Statement on the public executions of unarmed black men, women and children nationwide
HARTFORD, Ct – The video-recorded killing of George Floyd by one Minneapolis police officer while other officers participated or stood by and said nothing, and while frightened members of the public tried desperately to intervene on his behalf represents a terrifying new low in the United States. While white millionaires who have engaged in multi-million dollar fraud may spend a little time in country club prisons where their bunkmates are politicians and other well-heeled “white collar” criminals, an African American man was publicly executed without trial, based on the mere allegation that he passed a fake twenty dollar bill.
Green Party of Connecticut
For Immediate Release
May 30, 2020
Many people will think of 2020 as the year of the coronavirus pandemic, but there is another horrific calendar for Black/African Americans and other people of color, on which the execution of George Floyd is just the most recent date marked in blood:
January 15. Mubarak Soulemane, 19, shot and killed by a state trooper in West Haven, Connecticut, after a high speed car chase and after Soulemane had already been tased.
February 23. Ahmaud Arbery, 25, killed by armed white supremacists while he jogged in his Brunswick, Georgia neighborhood. The men who murdered him were shielded from arrest for 74 days because one had previously worked as an investigator in the local state prosecutor’s office.
March 13. Breonna Taylor, 26, shot and killed in her bed by Louisville, Kentucky police when they forced their way into her house on a “no knock” warrant at a wrong address. Her boyfriend, Kenneth Walker, was arrested and charged with attempted murder of a police officer for defending his partner during the break-in.
May 6. Sean Reed, 21, shot and killed after being tased, while running away on foot from Indianapolis, Indiana, police. Police claimed they began chasing Reed in his car because they observed him “driving recklessly.”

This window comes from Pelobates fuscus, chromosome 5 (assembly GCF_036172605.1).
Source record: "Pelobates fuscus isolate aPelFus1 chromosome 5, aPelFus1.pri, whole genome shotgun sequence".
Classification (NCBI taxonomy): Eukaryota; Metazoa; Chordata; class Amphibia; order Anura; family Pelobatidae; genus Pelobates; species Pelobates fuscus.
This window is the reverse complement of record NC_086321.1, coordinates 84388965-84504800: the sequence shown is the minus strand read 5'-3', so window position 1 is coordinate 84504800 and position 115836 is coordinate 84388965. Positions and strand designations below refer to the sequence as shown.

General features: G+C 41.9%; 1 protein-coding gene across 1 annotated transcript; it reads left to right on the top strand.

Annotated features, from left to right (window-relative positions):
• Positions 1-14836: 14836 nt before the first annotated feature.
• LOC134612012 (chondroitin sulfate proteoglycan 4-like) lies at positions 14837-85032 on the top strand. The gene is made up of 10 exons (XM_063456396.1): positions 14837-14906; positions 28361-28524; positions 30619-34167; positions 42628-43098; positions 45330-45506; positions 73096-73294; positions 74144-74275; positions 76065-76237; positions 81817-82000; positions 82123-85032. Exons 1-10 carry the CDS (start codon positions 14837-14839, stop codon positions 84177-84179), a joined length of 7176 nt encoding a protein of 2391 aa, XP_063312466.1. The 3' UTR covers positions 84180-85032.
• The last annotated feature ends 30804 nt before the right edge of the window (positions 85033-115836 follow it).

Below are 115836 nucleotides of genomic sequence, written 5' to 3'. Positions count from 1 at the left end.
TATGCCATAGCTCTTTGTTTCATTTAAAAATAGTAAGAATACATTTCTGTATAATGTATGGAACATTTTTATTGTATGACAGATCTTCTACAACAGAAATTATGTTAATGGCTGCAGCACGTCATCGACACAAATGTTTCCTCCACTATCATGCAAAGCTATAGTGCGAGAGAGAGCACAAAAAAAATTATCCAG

- May 25. George Floyd, 46, choked to death by Minneapolis, Minnesota police officer Derek Chauvin, who kept his boot on Floyd’s neck while he lay handcuffed on the ground, as Floyd pleaded “I can’t breathe.” Chauvin and three other police officers on the scene ignored pleas by members of the public.
These events stand in stark contrast to the May 27 capture of Peter Manfredonia, 21, a white Connecticut resident – referred to in newspaper headlines as a “UConn Senior” – accused of killing two people and kidnapping a third. Described by police as “armed and dangerous” he was nonetheless taken into custody after a multi-state manhunt, without a shot being fired.
The Green Party of Connecticut condemns in the strongest possible terms the pandemic of police violence against Black/African Americans and people of color in the continental United States and its colonies. We extend our sincerest condolences to the families of the victims, and express support for the communities affected and solidarity with the activists who are challenging police violence as an aspect of institutionalized racism. But we know that moral outrage is not enough to treat much less cure this plague. The time is now to act swiftly and decisively, in order to be on the right side of history in the generations to come.
We as the Connecticut Green Party also reject the idea that merely adopting new technology such as body cameras or making departmental policy changes is enough to reform policing in our communities. Real change will not come without re-envisioning what it means to protect and serve every member community, regardless of color, creed, national origin, gender identity or background. We are one Connecticut.
We therefore call on the people, organizations, and communities of Connecticut to join with us in creating an agenda for lasting change in our State: a comprehensive set of local and legislative goals intended to effect civilian oversight, a re-evaluation of officer training modules, including more effective, culturally-informed de- escalation techniques and screening of officer background for white supremacists leanings; restorative justice practices mediated by trained clinicians, community leaders, extended family members and case managers; demilitarization of the police force; legalization, decriminalization and regulation of cannabis; and community control of law enforcement, respectively.
Mubarak Soulemane, Ahmaud Arbery, Breonna Taylor, Sean Reed, George Floyd.
For the sake of their lives and our own, the time is now.
No justice, no peace.